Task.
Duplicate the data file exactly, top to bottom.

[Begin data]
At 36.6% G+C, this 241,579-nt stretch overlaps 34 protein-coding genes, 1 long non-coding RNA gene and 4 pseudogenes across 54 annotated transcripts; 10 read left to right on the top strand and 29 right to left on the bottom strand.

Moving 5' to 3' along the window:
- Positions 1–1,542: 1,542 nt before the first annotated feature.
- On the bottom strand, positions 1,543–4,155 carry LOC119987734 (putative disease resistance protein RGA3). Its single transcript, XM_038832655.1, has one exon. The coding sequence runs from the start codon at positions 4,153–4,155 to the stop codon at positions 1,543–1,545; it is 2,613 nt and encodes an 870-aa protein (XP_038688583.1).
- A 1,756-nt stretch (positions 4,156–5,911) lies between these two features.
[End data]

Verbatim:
At 36.6% G+C, this 241,579-nt stretch overlaps 34 protein-coding genes, 1 long non-coding RNA gene and 4 pseudogenes across 54 annotated transcripts; 10 read left to right on the top strand and 29 right to left on the bottom strand.

Moving 5' to 3' along the window:
- Positions 1–1,542: 1,542 nt before the first annotated feature.
- On the bottom strand, positions 1,543–4,155 carry LOC119987734 (putative disease resistance protein RGA3). Its single transcript, XM_038832655.1, has one exon. The coding sequence runs from the start codon at positions 4,153–4,155 to the stop codon at positions 1,543–1,545; it is 2,613 nt and encodes an 870-aa protein (XP_038688583.1).
- A 1,756-nt stretch (positions 4,156–5,911) lies between these two features.